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Graduate perspective on Academic Equivalency: Kahdeem Cohens, ASEP

Sep 30, 2022
Mrunmayi Joshi
Here is an interview with Kahdeem Cohens, a graduate from Cornell University which talks about his experience and perspective as a graduate from the academic equivalency program. Happy SEPtember!

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This interview was conducted in 2022.

Q1. What is your current role/position?

» I am a Systems Engineer Sr, Model-Based Systems Engineering at Lockheed Martin Corporation, Aeronautics.

Q2. What are your next career goals?

» I am actively enhancing my systems engineering skillset--both depth and breadth--with ambitions of stepping into formal Systems Engineering leadership, i.e., Systems Engineering Associate Manager.

Q3. What have you learned about systems engineering in school?

» I learnt that Systems engineering is the central repository for all things architecture and requirements. Engaging the systems engineering discipline early and often will pay dividends throughout a system's lifecycle.

Q4. What interests you about systems engineering?

» What interests me about Systems Engineering is that it touches all domains--both technical and non-technical. In order to ensure a system's or program's success, systems engineering must be involved from the outset to ensure the right thing is being built and that the thing is being built right.

Q5. What motivated you to get SEP certification?

» Obtaining SEP certification was a means for me to formally communicate that I had a baseline understanding of the systems engineering discipline in an objective manner. Given that I wanted to pivot into the discipline, it was a natural stepping stone.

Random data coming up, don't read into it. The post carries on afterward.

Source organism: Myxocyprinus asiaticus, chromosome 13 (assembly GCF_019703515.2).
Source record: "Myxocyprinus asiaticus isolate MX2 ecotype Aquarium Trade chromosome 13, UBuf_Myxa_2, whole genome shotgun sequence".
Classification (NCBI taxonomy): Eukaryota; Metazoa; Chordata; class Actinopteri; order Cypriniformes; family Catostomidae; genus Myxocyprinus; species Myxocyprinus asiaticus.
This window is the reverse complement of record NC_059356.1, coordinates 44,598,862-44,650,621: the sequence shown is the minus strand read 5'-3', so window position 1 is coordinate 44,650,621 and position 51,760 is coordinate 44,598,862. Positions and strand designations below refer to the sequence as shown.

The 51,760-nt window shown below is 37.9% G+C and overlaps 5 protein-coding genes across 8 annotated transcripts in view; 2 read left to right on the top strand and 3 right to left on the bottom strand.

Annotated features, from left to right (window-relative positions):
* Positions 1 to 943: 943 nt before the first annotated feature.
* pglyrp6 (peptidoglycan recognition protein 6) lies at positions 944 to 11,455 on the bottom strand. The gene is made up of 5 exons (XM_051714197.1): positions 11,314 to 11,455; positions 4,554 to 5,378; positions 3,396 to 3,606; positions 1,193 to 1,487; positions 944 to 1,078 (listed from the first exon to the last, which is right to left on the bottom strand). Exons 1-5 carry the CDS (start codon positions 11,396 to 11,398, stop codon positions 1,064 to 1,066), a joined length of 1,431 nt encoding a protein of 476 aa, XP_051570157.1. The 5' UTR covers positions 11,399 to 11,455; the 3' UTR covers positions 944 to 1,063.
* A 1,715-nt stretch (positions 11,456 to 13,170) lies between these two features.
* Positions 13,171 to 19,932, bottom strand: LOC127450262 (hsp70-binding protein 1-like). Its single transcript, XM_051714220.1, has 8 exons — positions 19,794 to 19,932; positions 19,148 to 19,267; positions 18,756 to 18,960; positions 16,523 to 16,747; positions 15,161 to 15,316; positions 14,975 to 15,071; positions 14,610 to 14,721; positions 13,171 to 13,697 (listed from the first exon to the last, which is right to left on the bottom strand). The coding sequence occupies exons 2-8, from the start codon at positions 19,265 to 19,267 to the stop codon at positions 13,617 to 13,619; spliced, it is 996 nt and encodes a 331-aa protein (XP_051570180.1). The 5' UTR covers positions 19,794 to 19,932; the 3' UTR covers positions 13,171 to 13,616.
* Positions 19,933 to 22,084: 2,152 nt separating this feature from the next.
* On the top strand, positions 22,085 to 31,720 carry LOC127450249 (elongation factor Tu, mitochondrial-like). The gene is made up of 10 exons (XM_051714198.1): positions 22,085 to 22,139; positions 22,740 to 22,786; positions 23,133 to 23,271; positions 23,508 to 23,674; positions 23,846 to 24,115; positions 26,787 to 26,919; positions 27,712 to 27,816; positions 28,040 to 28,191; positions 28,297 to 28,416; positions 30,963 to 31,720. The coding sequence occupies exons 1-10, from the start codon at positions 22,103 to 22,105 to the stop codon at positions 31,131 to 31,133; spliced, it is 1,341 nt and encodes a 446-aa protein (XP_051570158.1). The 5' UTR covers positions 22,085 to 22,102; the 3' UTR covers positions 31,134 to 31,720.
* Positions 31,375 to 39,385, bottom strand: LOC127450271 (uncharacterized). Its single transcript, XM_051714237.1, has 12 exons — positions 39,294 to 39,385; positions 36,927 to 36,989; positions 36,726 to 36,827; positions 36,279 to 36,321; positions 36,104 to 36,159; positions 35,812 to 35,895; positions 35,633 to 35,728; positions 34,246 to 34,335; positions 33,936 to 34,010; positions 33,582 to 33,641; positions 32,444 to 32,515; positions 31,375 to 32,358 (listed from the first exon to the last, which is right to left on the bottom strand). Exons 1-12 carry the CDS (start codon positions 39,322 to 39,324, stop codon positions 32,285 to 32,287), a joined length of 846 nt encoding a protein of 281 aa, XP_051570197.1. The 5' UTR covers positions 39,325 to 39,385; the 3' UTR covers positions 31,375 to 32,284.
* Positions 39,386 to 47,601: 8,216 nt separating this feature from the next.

Q6. How did the academic equivalency program benefit you?

» Academic equivalency benefitted me as I ultimately obtained my Master of Engineering degree. Moreover, I got my certification without sitting for the formal knowledge exam. Standardized testing, like the knowledge exam, is not always the best means to test one's conceptual understanding of a discipline or topic.

Q7. How did taking courses under the academic equivalency program help you deepen your understanding of SE?

»  At Cornell University, we applied all our systems engineering learnings to generate what we called a compendium. This final project required us to understand the intricacies of systems engineering, its benefits, and why the industry is currently shifting to becoming model-based versus document-based. It provided a great foundation as I pivoted into the discipline within my career.

Q8. What is your advice for students and research professionals pursuing SEP certification?

» I promote SEP certification. I would suggest that everyone considering it do some introspection on their "why." In an ideal world, all systems engineering professionals are INCOSE SEPs for personal motivations like recognition, objective communication of your knowledge, and the ability to apply systems engineering learnings in the workplace. Not to mention, INCOSE SEP certifications are portable and universally recognized across industries. Maintaining your INCOSE SEP certification also ensures you develop skills through continued professional development. Continued education (via earning PDUs) ensures you are aware of industry-wide changes and can adapt and succeed.

Q9. How can we reach out to you?

» You can reach out to me at: https://www.linkedin.com/in/kahdeemcohens/


Know more about Academic Equivalency from here.
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